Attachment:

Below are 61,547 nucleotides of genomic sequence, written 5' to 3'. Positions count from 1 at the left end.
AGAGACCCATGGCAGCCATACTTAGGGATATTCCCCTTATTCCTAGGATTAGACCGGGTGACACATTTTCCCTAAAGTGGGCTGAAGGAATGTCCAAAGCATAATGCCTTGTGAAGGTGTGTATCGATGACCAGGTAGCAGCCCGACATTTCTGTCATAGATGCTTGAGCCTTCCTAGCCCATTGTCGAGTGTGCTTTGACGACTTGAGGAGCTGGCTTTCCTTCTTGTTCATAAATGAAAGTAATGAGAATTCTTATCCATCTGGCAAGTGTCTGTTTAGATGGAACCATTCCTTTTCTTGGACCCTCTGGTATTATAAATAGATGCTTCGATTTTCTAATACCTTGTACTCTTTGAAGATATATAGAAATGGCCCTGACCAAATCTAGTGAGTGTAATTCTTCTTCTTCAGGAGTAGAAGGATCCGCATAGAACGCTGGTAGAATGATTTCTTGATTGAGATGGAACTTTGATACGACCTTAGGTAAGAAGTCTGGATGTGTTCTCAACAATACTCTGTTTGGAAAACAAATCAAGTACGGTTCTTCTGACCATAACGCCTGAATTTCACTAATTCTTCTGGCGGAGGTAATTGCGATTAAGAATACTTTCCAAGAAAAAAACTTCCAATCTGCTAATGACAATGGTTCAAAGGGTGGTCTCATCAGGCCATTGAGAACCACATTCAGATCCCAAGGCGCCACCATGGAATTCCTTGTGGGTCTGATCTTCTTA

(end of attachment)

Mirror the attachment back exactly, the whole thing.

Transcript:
Below are 61,547 nucleotides of genomic sequence, written 5' to 3'. Positions count from 1 at the left end.
AGAGACCCATGGCAGCCATACTTAGGGATATTCCCCTTATTCCTAGGATTAGACCGGGTGACACATTTTCCCTAAAGTGGGCTGAAGGAATGTCCAAAGCATAATGCCTTGTGAAGGTGTGTATCGATGACCAGGTAGCAGCCCGACATTTCTGTCATAGATGCTTGAGCCTTCCTAGCCCATTGTCGAGTGTGCTTTGACGACTTGAGGAGCTGGCTTTCCTTCTTGTTCATAAATGAAAGTAATGAGAATTCTTATCCATCTGGCAAGTGTCTGTTTAGATGGAACCATTCCTTTTCTTGGACCCTCTGGTATTATAAATAGATGCTTCGATTTTCTAATACCTTGTACTCTTTGAAGATATATAGAAATGGCCCTGACCAAATCTAGTGAGTGTAATTCTTCTTCTTCAGGAGTAGAAGGATCCGCATAGAACGCTGGTAGAATGATTTCTTGATTGAGATGGAACTTTGATACGACCTTAGGTAAGAAGTCTGGATGTGTTCTCAACAATACTCTGTTTGGAAAACAAATCAAGTACGGTTCTTCTGACCATAACGCCTGAATTTCACTAATTCTTCTGGCGGAGGTAATTGCGATTAAGAATACTTTCCAAGAAAAAAACTTCCAATCTGCTAATGACAATGGTTCAAAGGGTGGTCTCATCAGGCCATTGAGAACCACATTCAGATCCCAAGGCGCCACCATGGAATTCCTTGTGGGTCTGATCTTCTTA